Crews installed columns earlier this year for the light rail station in Kent. Now crews are installing the first girders for the elevated station and track. COURTESY PHOTO, Sound Transit

Crews installed columns earlier this year for the light rail station in Kent. Now crews are installing the first girders for the elevated station and track. COURTESY PHOTO, Sound Transit

Construction of Federal Way Link Extension’s first elevated track segments begins

First girders going up at the future light rail Kent/Des Moines Station.

The first elevated light rail structures for the Federal Way Link Extension are now in place.

Workers began installing the girders in the beginning of April to support the elevated station platform of the future Kent/Des Moines station along Pacific Highway South near 30th Avenue South. Girders supporting the elevated rail line will be installed throughout the alignment in the coming months.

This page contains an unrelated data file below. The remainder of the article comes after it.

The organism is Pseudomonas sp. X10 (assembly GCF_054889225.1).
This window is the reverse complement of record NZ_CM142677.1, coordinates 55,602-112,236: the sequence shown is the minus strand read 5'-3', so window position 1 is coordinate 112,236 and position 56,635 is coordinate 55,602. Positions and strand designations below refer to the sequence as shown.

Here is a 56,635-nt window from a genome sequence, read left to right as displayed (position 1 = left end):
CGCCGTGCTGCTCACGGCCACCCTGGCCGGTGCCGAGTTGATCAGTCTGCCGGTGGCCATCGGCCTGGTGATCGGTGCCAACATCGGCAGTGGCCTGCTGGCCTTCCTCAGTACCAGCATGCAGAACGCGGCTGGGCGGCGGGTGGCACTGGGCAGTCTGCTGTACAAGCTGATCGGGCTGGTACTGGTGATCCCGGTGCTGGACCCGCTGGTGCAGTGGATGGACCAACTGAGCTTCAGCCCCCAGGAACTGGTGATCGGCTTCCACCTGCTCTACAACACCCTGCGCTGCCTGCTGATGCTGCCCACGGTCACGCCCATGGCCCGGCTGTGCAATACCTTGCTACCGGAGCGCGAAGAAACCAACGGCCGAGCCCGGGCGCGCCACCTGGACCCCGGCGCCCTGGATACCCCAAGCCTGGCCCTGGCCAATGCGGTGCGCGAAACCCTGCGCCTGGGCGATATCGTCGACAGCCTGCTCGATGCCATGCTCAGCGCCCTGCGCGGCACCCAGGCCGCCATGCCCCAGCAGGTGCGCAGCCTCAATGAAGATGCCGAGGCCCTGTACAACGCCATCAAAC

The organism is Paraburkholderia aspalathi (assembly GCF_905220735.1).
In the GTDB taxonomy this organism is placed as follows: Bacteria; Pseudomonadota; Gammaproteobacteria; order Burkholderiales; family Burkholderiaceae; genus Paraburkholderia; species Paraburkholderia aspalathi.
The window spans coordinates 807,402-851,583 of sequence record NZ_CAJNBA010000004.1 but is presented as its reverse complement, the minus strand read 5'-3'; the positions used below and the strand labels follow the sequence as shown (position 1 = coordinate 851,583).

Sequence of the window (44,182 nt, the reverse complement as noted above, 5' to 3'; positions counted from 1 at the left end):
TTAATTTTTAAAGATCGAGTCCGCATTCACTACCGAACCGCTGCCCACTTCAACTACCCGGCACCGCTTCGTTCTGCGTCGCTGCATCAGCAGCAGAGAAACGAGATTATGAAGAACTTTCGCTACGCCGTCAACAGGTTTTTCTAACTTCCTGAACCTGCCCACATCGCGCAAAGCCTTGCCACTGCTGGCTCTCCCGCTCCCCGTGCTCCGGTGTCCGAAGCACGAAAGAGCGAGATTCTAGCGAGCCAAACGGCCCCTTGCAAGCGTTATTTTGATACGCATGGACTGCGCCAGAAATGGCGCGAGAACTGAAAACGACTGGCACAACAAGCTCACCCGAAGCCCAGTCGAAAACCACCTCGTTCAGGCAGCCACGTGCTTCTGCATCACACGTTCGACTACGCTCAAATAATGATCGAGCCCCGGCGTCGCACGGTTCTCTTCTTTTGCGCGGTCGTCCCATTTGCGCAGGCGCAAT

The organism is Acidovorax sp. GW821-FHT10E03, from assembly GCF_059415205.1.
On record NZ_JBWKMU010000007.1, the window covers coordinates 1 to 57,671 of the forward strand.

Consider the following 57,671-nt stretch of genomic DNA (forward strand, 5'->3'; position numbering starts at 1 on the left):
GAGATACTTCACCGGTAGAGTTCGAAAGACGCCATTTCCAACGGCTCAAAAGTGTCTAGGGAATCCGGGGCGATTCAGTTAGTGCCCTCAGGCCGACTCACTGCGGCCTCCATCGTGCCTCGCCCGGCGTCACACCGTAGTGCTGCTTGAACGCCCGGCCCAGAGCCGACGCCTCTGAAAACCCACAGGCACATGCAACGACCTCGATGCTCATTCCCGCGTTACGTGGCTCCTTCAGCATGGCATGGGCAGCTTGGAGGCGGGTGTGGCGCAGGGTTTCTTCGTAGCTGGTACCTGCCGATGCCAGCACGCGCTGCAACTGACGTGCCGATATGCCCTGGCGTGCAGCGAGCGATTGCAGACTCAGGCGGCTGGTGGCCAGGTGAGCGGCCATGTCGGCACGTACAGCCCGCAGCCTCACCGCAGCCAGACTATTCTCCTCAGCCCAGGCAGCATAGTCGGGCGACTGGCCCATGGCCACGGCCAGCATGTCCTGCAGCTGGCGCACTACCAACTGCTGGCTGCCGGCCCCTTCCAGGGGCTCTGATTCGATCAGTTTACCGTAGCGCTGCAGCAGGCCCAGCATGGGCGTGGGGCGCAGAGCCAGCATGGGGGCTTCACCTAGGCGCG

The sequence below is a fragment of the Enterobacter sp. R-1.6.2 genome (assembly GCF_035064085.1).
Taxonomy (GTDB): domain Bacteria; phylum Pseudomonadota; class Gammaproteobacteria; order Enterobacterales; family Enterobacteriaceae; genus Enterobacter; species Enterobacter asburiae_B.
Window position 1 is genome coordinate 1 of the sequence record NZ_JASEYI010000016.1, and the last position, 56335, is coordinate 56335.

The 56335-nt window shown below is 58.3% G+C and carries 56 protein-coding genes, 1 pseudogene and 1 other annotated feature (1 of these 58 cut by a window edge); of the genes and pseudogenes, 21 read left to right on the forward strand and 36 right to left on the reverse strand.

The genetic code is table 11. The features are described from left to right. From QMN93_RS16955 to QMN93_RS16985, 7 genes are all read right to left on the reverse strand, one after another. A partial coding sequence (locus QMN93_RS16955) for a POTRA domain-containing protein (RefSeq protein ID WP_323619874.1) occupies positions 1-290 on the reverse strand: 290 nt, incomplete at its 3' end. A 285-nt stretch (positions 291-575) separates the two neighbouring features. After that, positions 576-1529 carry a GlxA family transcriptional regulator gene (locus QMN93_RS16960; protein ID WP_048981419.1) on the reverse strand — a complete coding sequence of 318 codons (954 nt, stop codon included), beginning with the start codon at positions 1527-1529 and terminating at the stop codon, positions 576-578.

“Our work to bring light rail to Federal Way continues to move forward rapidly,” said Sound Transit CEO Peter Rogoff in an April 8 news release. “By 2024, the track structures that South King County residents are watching go up will carry thousands of riders each day on a 62-mile rail network, compared to the 22-mile segment we have today. While greatly expanding our region’s mobility, this project will help our region recover from the COVID-19 recession by employing thousands of workers in living wage jobs.”

The current work includes placing six girders at a time. The girders are typically between 100 to 115 feet long and weigh up to 130,000 pounds. The girders are too large to be delivered during the day due to oversized load traffic regulations. Crews have also drilled 36 of 121 shafts and placed 25 of 121 columns that will support future elevated tracks and station facilities.

Construction is advancing at the sites of all three of the project’s new light rail stations and new garages.

Kiewit Infrastructure West Co. is the design-build contractor for the $3.1 billion project, which is funded in part by a $790 million grant from the Federal Transit Administration and a $629.5 million Transportation Infrastructure Finance and Innovation Act (TIFIA) loan from the U.S. Department of Transportation.


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